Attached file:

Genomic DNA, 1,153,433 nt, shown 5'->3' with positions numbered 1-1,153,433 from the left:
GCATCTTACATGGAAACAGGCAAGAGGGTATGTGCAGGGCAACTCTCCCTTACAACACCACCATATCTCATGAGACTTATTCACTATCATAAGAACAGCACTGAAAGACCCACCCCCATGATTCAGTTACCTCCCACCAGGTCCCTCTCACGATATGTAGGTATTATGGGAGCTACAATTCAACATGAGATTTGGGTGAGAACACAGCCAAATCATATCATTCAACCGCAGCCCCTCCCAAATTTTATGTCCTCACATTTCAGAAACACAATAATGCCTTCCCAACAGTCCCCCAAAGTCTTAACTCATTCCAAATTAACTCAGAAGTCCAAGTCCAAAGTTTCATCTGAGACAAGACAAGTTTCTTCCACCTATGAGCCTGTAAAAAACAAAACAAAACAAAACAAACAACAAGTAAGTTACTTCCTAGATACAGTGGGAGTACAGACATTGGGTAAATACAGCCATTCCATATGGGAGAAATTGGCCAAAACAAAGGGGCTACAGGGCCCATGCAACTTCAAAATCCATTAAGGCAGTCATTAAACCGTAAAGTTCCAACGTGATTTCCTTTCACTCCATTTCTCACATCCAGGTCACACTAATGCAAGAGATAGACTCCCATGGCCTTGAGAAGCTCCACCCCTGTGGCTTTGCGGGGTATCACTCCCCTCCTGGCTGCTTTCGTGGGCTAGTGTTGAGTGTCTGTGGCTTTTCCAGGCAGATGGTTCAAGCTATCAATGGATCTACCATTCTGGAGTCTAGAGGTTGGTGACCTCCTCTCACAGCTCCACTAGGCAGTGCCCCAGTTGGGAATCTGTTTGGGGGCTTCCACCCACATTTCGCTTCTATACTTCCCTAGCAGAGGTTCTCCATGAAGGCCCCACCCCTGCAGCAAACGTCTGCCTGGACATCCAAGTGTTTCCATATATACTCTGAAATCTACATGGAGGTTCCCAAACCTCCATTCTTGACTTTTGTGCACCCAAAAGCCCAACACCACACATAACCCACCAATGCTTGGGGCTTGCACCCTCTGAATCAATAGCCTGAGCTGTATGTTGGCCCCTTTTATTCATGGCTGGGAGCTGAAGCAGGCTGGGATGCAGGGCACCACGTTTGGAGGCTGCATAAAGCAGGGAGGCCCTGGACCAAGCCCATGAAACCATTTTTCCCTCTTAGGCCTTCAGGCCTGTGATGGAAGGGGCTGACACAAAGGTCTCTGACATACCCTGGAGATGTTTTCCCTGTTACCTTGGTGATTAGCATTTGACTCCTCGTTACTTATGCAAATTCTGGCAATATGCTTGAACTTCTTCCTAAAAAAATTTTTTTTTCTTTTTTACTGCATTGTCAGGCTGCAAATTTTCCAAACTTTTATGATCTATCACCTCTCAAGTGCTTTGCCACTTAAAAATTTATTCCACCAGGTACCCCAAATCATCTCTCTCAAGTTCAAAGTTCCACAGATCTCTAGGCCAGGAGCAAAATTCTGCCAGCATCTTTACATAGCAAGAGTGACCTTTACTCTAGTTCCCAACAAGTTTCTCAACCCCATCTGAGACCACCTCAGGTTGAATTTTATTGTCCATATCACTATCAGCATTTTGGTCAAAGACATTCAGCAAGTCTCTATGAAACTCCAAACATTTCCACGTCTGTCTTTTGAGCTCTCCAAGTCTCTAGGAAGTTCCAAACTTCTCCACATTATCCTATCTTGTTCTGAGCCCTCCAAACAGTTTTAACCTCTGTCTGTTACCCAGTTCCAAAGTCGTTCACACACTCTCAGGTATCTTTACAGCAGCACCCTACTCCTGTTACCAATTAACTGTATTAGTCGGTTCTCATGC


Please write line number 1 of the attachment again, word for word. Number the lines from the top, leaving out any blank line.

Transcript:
Genomic DNA, 1,153,433 nt, shown 5'->3' with positions numbered 1-1,153,433 from the left: